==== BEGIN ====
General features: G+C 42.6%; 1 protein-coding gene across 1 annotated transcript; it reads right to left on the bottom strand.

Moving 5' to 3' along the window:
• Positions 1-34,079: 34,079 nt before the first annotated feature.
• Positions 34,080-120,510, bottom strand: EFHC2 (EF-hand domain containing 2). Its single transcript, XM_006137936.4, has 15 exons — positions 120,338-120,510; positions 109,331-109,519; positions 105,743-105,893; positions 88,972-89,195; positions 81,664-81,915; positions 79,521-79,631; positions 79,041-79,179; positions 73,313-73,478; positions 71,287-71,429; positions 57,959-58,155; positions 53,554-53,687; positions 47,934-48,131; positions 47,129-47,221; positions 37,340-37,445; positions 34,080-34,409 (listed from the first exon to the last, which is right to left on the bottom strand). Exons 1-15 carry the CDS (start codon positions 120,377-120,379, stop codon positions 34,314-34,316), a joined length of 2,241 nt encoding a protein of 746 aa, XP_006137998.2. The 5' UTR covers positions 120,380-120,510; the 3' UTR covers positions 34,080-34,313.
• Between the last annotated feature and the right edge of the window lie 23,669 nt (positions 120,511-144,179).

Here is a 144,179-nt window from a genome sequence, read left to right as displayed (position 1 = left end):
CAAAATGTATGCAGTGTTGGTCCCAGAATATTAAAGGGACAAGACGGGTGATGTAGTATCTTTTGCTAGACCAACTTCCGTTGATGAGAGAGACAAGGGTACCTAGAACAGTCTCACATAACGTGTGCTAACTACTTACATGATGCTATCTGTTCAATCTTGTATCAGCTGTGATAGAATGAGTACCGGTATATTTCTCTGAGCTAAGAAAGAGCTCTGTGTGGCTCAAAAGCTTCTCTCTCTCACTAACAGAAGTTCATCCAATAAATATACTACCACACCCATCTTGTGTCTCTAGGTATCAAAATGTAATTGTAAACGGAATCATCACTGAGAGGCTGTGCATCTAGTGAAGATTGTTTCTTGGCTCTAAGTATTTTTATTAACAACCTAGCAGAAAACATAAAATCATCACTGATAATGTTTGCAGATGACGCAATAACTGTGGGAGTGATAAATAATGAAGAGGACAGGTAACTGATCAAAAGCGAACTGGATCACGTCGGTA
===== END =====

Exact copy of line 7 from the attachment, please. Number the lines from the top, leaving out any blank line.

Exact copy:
CAAAATGTATGCAGTGTTGGTCCCAGAATATTAAAGGGACAAGACGGGTGATGTAGTATCTTTTGCTAGACCAACTTCCGTTGATGAGAGAGACAAGGGTACCTAGAACAGTCTCACATAACGTGTGCTAACTACTTACATGATGCTATCTGTTCAATCTTGTATCAGCTGTGATAGAATGAGTACCGGTATATTTCTCTGAGCTAAGAAAGAGCTCTGTGTGGCTCAAAAGCTTCTCTCTCTCACTAACAGAAGTTCATCCAATAAATATACTACCACACCCATCTTGTGTCTCTAGGTATCAAAATGTAATTGTAAACGGAATCATCACTGAGAGGCTGTGCATCTAGTGAAGATTGTTTCTTGGCTCTAAGTATTTTTATTAACAACCTAGCAGAAAACATAAAATCATCACTGATAATGTTTGCAGATGACGCAATAACTGTGGGAGTGATAAATAATGAAGAGGACAGGTAACTGATCAAAAGCGAACTGGATCACGTCGGTA